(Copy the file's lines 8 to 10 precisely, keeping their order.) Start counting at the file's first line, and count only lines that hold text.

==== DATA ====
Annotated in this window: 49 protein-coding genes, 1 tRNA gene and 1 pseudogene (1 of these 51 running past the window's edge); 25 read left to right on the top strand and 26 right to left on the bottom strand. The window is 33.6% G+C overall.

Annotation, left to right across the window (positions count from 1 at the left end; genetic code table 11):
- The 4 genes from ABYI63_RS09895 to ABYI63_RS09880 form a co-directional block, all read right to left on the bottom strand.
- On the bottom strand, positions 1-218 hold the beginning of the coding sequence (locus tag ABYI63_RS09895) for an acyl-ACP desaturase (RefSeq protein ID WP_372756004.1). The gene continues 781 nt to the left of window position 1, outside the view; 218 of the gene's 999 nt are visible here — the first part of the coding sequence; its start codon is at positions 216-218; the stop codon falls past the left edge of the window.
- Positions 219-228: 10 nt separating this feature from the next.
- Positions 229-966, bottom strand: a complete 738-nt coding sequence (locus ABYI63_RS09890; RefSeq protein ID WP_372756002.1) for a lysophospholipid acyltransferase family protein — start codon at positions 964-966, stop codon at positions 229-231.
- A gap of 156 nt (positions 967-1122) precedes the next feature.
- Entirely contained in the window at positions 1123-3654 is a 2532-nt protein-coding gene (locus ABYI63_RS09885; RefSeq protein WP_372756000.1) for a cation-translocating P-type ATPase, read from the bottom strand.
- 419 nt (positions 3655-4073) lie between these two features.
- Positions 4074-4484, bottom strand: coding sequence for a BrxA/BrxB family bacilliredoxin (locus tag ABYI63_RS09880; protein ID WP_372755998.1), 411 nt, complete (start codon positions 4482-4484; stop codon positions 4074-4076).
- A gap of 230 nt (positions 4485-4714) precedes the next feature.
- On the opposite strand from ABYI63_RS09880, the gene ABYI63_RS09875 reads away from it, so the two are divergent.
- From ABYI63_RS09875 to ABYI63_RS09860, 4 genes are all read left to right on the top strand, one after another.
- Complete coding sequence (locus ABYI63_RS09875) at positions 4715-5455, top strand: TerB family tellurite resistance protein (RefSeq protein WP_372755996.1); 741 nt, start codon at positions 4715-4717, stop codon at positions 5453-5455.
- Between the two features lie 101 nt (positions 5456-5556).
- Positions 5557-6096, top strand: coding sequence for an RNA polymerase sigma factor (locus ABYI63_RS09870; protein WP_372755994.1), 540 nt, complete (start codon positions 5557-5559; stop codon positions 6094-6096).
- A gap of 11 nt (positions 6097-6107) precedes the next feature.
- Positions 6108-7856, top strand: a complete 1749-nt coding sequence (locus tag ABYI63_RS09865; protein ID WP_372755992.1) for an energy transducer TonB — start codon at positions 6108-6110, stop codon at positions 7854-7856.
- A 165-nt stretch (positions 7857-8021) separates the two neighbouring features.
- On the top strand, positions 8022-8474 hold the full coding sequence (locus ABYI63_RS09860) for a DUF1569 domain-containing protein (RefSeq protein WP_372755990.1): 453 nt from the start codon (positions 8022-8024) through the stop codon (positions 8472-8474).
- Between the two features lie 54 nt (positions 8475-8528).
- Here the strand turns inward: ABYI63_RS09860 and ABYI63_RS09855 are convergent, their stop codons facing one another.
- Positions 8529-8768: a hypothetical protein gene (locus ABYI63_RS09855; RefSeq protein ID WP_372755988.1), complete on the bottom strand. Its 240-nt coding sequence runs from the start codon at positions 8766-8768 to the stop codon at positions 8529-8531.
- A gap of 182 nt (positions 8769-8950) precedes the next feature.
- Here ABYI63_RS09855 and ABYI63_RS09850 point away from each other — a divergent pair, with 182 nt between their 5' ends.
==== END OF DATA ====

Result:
- Entirely contained in the window at positions 1123-3654 is a 2532-nt protein-coding gene (locus ABYI63_RS09885; RefSeq protein WP_372756000.1) for a cation-translocating P-type ATPase, read from the bottom strand.
- 419 nt (positions 3655-4073) lie between these two features.
- Positions 4074-4484, bottom strand: coding sequence for a BrxA/BrxB family bacilliredoxin (locus tag ABYI63_RS09880; protein ID WP_372755998.1), 411 nt, complete (start codon positions 4482-4484; stop codon positions 4074-4076).